It was a five-minute walk from Louis’ house to the tramline so as I got braver and sneakier I would run to the tramline to meet my dad. The first few times I got into trouble for wandering that far. My mother would escort me over and, eventually, would call my father on the phone and would tell him to watch for me as he could see our house from the tramline station.
I remember the first time I looked inside the tramline. It was a busy place with the ore buckets coming through at a steady pace.
It was also a very noisy place with a strong smell of grease that was used to keep the heavy duty steel cables that carried the buckets lubricated.
My father always told me to not come in past the doorway as it was too dangerous to walk right in. Sometimes there was a whole lineup of ore buckets stopped in the tramline as they were backed up for some reason or another. My dad would keep them until he got a call from the old-fashioned handringer phone to let more of the
buckets through to Elsa.
I remembered one day being startled as a person crawled out of one of the empty ore buckets. Many of the guys in Calumet would use the tramway as a way of getting down to Elsa to socialize with their friends. The company threatened the guys with pink slips if they were caught using the buckets, but the guys kept taking chances anyway. There was a man that they called “Tramline Tony”. Tony Sgorsgelski was his real name and he was my father’s foreman and head mechanic for the repairs of the tramline. In the late 1970s he was my foreman when I worked in the machine shop as a student.
My dad came very close to getting hurt one day when the hood of his winter coat got caught on one of the ore buckets. It dragged him out of the building as he hung dangling on the bucket by his neck. The only thing that saved him from getting hurt badly was the fact that the hood had a zipper that enabled him to unzip it and fall into the snow. The incident left my dad shaken but he kept working.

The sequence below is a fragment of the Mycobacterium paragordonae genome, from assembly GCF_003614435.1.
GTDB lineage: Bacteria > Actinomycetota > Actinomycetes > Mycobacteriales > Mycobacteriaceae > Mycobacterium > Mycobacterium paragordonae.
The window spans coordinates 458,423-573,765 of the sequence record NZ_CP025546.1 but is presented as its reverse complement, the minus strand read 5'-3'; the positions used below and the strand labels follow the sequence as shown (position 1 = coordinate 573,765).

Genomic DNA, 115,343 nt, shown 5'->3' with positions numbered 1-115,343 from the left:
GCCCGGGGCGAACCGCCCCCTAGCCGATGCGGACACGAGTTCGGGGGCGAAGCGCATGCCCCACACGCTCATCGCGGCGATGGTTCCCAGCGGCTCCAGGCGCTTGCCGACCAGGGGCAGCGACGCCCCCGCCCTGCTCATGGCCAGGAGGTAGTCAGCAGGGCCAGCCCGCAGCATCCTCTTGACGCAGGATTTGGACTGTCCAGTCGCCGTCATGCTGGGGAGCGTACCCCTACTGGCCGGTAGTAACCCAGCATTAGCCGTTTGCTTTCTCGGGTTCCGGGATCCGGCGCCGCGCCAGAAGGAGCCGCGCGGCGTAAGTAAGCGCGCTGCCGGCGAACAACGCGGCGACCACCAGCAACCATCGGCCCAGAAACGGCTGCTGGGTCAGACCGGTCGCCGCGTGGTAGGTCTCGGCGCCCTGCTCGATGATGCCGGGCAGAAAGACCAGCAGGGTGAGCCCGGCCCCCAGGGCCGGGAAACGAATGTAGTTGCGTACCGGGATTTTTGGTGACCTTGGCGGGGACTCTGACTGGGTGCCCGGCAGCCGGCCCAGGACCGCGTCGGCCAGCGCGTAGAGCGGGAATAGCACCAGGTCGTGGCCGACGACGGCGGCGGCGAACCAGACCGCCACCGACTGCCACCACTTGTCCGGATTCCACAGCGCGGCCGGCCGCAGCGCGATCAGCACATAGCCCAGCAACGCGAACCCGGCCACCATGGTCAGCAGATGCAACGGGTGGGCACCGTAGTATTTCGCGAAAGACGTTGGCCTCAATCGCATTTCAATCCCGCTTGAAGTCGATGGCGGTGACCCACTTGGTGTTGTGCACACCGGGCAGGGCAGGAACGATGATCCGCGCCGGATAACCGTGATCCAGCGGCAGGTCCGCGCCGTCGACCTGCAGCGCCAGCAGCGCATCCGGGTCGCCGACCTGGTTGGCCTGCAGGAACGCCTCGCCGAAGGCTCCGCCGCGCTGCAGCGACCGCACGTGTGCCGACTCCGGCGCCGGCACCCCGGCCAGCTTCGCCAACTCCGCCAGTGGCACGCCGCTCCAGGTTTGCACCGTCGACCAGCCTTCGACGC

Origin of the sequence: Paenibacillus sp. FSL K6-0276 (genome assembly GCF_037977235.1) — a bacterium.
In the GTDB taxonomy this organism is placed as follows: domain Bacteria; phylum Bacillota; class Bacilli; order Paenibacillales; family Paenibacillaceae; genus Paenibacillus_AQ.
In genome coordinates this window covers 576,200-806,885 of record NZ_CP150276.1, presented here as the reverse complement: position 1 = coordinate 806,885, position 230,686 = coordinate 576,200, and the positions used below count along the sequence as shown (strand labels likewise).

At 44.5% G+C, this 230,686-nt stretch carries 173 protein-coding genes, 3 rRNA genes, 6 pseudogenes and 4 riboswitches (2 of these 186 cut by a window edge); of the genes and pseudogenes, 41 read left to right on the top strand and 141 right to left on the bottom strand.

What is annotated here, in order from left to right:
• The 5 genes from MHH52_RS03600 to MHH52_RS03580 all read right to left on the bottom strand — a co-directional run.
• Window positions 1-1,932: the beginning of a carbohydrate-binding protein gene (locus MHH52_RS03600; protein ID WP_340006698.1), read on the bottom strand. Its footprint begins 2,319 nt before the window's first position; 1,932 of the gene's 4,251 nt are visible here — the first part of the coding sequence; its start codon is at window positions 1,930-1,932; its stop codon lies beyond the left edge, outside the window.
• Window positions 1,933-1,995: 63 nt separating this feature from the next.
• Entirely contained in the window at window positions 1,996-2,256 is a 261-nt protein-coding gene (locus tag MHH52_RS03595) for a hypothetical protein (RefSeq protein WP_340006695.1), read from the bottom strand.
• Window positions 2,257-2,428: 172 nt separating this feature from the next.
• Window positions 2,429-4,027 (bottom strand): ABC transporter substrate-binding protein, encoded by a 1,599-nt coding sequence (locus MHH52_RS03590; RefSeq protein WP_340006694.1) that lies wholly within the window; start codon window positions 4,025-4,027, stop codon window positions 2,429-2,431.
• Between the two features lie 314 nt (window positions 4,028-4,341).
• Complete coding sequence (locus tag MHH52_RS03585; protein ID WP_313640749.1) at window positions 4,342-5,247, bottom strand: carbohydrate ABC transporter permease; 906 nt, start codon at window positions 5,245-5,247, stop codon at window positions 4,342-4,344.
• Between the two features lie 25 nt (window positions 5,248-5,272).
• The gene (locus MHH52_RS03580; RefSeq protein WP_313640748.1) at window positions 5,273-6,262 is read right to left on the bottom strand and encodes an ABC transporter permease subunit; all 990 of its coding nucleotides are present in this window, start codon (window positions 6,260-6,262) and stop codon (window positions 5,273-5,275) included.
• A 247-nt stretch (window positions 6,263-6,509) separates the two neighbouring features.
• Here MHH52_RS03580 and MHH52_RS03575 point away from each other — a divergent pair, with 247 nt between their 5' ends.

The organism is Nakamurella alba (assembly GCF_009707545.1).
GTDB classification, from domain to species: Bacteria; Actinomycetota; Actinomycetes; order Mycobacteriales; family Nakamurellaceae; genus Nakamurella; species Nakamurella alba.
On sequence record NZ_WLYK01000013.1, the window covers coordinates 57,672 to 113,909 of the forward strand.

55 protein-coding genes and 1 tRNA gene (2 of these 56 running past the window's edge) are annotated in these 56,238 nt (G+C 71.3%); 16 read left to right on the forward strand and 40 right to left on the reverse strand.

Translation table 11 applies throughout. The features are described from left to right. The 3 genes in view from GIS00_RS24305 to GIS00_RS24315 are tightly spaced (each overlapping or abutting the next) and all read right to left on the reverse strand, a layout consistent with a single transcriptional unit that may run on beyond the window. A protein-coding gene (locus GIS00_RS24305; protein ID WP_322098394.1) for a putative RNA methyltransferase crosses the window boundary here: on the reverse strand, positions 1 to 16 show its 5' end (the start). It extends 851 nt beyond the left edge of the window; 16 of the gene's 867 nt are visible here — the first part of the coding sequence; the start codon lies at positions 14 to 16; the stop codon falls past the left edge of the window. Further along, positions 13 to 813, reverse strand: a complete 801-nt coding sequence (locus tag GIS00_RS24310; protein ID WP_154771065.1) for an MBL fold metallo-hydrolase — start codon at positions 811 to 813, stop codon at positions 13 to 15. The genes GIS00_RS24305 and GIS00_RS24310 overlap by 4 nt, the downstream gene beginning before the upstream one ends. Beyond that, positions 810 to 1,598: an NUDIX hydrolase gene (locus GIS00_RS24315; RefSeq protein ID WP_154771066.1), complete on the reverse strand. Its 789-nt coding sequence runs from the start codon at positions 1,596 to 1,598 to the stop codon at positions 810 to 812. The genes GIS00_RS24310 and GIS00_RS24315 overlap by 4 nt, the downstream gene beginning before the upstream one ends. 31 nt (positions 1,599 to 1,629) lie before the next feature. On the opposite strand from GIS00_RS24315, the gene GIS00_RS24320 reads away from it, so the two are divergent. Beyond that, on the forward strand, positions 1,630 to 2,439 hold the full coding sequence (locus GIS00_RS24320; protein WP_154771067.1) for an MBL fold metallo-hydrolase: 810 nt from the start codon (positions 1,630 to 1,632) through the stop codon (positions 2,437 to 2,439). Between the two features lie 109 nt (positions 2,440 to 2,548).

The buckets always had treats in them also. The fellows that worked at the Calumet station would send down lunch bags with sandwiches and baked goods that came from the Calumet cookhouse. My father would lead me in to the heart of the tramline building to a small heated lunchroom where he would let me warm up and have a few treats. The lunchroom was the only room in the building that was heated. The rest of the building was open to the elements as it was just a large wooden structure with no insulation in the walls. I remember the large wooden beams that supported the building. As a kid, the building felt massive.
I also remember the winter months when frost lined the cracks of the rough one-by-eights and one-by-tens that were used for siding the building.
I would spend many long hours at the tramline playing in the lunchroom. They were some of my earliest memories that left an impression with me to this day.
I have been back to No Cash many times over the years and every year there is less and less as the weather and salvagers have taken many of the buildings apart.
The tramline station looks like a skeleton of what it once was with many of the large support beams exposed to the weather.
Many of the ore buckets are still hanging on the rails, as if they are waiting to be sent down to the mill in Elsa.
These memories and artifacts of a very important time in the mining history of the Yukon are just fading away, but we are trying to save as many of them as we can. Over the years there are many people who worked at United Keno Hill Mines coming back to do some reminiscing of their work experience many years ago.
Just last year, a fellow came in to my snack bar and told me that he worked on the tramline in the early 50s. He even had some great photos of the tramline that he brought back with him.
I could go on and on, but these are just a few of my cherished No Cash memories.
Anyone with information about this subject, please write Jim Robb: The Colourful Five Per Cent Scrapbook – Can You Identify? c/o the Yukon News, 211 Wood Street, Whitehorse, Yukon,
Y1A 2E4, or e-mail through the News website, www.yukon-news.com.